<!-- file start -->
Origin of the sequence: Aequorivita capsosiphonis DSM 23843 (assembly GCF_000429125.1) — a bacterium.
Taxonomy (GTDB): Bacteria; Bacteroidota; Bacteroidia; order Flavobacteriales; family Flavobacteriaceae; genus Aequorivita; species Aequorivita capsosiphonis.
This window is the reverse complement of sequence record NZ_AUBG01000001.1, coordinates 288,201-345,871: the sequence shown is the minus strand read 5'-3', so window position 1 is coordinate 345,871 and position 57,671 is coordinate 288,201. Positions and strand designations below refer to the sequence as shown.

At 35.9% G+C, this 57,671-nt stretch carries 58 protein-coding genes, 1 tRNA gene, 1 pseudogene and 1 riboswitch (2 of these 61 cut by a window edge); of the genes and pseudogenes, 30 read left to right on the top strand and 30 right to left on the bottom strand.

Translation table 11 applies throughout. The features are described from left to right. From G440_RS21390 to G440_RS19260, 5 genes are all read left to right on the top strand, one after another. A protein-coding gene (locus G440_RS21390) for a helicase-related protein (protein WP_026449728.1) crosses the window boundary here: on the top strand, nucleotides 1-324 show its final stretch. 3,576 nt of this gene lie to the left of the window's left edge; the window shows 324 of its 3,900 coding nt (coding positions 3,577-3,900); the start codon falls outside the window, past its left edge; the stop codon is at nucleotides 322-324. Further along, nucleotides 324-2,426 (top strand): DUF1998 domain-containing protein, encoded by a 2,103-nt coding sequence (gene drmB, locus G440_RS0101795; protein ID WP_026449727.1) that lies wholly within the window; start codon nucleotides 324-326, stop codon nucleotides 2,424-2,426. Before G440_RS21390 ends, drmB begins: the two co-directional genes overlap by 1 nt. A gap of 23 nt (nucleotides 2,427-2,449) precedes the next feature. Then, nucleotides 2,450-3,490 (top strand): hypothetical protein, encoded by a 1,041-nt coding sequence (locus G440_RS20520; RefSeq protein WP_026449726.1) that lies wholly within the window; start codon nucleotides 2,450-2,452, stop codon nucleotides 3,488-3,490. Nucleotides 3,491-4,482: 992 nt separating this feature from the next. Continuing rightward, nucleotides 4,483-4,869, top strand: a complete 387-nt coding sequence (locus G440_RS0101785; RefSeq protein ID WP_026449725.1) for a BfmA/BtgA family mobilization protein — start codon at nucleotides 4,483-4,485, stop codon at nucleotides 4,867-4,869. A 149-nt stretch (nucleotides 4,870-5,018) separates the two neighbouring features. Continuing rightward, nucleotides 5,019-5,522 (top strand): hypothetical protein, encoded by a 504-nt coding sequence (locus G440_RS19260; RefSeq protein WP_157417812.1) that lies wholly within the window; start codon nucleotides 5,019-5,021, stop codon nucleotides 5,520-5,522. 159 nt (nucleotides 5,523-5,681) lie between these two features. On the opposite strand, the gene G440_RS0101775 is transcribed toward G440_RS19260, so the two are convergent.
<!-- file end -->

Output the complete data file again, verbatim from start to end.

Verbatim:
Origin of the sequence: Aequorivita capsosiphonis DSM 23843 (assembly GCF_000429125.1) — a bacterium.
Taxonomy (GTDB): Bacteria; Bacteroidota; Bacteroidia; order Flavobacteriales; family Flavobacteriaceae; genus Aequorivita; species Aequorivita capsosiphonis.
This window is the reverse complement of sequence record NZ_AUBG01000001.1, coordinates 288,201-345,871: the sequence shown is the minus strand read 5'-3', so window position 1 is coordinate 345,871 and position 57,671 is coordinate 288,201. Positions and strand designations below refer to the sequence as shown.

At 35.9% G+C, this 57,671-nt stretch carries 58 protein-coding genes, 1 tRNA gene, 1 pseudogene and 1 riboswitch (2 of these 61 cut by a window edge); of the genes and pseudogenes, 30 read left to right on the top strand and 30 right to left on the bottom strand.

Translation table 11 applies throughout. The features are described from left to right. From G440_RS21390 to G440_RS19260, 5 genes are all read left to right on the top strand, one after another. A protein-coding gene (locus G440_RS21390) for a helicase-related protein (protein WP_026449728.1) crosses the window boundary here: on the top strand, nucleotides 1-324 show its final stretch. 3,576 nt of this gene lie to the left of the window's left edge; the window shows 324 of its 3,900 coding nt (coding positions 3,577-3,900); the start codon falls outside the window, past its left edge; the stop codon is at nucleotides 322-324. Further along, nucleotides 324-2,426 (top strand): DUF1998 domain-containing protein, encoded by a 2,103-nt coding sequence (gene drmB, locus G440_RS0101795; protein ID WP_026449727.1) that lies wholly within the window; start codon nucleotides 324-326, stop codon nucleotides 2,424-2,426. Before G440_RS21390 ends, drmB begins: the two co-directional genes overlap by 1 nt. A gap of 23 nt (nucleotides 2,427-2,449) precedes the next feature. Then, nucleotides 2,450-3,490 (top strand): hypothetical protein, encoded by a 1,041-nt coding sequence (locus G440_RS20520; RefSeq protein WP_026449726.1) that lies wholly within the window; start codon nucleotides 2,450-2,452, stop codon nucleotides 3,488-3,490. Nucleotides 3,491-4,482: 992 nt separating this feature from the next. Continuing rightward, nucleotides 4,483-4,869, top strand: a complete 387-nt coding sequence (locus G440_RS0101785; RefSeq protein ID WP_026449725.1) for a BfmA/BtgA family mobilization protein — start codon at nucleotides 4,483-4,485, stop codon at nucleotides 4,867-4,869. A 149-nt stretch (nucleotides 4,870-5,018) separates the two neighbouring features. Continuing rightward, nucleotides 5,019-5,522 (top strand): hypothetical protein, encoded by a 504-nt coding sequence (locus G440_RS19260; RefSeq protein WP_157417812.1) that lies wholly within the window; start codon nucleotides 5,019-5,021, stop codon nucleotides 5,520-5,522. 159 nt (nucleotides 5,523-5,681) lie between these two features. On the opposite strand, the gene G440_RS0101775 is transcribed toward G440_RS19260, so the two are convergent.